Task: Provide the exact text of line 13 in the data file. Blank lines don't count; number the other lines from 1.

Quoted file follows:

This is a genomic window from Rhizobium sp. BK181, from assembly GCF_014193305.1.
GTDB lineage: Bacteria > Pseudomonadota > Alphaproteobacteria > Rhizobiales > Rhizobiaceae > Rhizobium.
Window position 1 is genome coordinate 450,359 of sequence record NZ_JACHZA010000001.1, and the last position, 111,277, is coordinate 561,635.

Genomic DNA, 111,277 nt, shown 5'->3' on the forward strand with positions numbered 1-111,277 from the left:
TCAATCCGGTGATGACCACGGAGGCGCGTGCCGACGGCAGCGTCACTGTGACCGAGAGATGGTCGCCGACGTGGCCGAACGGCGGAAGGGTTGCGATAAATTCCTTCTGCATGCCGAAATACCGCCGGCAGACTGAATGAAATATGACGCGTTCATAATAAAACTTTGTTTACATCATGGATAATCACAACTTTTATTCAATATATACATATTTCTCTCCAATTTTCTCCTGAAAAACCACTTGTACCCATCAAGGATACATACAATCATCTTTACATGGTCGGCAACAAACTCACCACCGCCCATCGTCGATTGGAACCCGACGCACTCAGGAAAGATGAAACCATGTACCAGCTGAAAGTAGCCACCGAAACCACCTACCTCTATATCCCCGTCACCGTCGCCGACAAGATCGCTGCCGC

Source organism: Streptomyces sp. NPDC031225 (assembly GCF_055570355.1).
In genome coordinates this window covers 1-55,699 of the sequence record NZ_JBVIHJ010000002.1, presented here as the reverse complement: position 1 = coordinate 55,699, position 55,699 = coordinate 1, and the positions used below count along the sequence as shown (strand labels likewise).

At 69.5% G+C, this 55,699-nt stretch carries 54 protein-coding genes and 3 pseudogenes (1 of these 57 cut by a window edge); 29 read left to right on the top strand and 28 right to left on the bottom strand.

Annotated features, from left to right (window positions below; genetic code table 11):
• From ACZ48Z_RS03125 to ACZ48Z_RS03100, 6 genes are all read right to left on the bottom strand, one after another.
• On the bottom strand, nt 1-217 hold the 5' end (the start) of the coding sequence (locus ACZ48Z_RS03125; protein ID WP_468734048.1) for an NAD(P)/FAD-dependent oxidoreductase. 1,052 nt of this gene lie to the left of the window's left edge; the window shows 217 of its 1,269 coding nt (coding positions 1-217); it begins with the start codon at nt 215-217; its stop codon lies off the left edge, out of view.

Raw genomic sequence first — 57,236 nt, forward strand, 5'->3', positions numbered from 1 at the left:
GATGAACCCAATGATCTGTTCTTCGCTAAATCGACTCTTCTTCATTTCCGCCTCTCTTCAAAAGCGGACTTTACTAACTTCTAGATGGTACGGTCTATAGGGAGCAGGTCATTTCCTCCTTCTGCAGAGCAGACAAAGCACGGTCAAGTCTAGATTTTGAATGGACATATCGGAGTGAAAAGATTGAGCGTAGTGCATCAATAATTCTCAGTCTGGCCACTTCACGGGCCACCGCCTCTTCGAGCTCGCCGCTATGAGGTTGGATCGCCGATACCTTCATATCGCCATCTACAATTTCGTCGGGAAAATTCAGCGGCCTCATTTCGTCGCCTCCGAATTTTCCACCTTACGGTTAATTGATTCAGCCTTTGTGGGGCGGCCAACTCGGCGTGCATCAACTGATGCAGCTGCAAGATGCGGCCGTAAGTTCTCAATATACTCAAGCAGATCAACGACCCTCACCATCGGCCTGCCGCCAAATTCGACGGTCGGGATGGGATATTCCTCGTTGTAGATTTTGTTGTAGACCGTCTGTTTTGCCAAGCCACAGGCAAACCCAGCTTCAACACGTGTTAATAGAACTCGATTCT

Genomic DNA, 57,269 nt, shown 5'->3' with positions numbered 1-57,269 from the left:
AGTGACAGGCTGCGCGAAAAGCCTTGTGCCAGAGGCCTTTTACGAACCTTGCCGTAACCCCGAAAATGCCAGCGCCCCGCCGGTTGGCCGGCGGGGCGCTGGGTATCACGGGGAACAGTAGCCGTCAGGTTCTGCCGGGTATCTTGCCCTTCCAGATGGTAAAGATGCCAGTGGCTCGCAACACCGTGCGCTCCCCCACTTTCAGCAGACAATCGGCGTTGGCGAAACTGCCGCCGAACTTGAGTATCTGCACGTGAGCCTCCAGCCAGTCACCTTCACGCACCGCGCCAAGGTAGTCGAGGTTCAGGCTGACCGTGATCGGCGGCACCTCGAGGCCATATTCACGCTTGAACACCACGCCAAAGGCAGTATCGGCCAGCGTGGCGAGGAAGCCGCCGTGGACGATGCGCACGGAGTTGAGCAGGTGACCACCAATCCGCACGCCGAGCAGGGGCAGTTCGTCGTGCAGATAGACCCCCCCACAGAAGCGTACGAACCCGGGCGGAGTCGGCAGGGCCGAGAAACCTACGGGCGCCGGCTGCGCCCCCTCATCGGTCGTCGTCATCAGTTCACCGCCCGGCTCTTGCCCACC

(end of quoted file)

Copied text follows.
GATGAACCCAATGATCTGTTCTTCGCTAAATCGACTCTTCTTCATTTCCGCCTCTCTTCAAAAGCGGACTTTACTAACTTCTAGATGGTACGGTCTATAGGGAGCAGGTCATTTCCTCCTTCTGCAGAGCAGACAAAGCACGGTCAAGTCTAGATTTTGAATGGACATATCGGAGTGAAAAGATTGAGCGTAGTGCATCAATAATTCTCAGTCTGGCCACTTCACGGGCCACCGCCTCTTCGAGCTCGCCGCTATGAGGTTGGATCGCCGATACCTTCATATCGCCATCTACAATTTCGTCGGGAAAATTCAGCGGCCTCATTTCGTCGCCTCCGAATTTTCCACCTTACGGTTAATTGATTCAGCCTTTGTGGGGCGGCCAACTCGGCGTGCATCAACTGATGCAGCTGCAAGATGCGGCCGTAAGTTCTCAATATACTCAAGCAGATCAACGACCCTCACCATCGGCCTGCCGCCAAATTCGACGGTCGGGATGGGATATTCCTCGTTGTAGATTTTGTTGTAGACCGTCTGTTTTGCCAAGCCACAGGCAAACCCAGCTTCAACACGTGTTAATAGAACTCGATTCT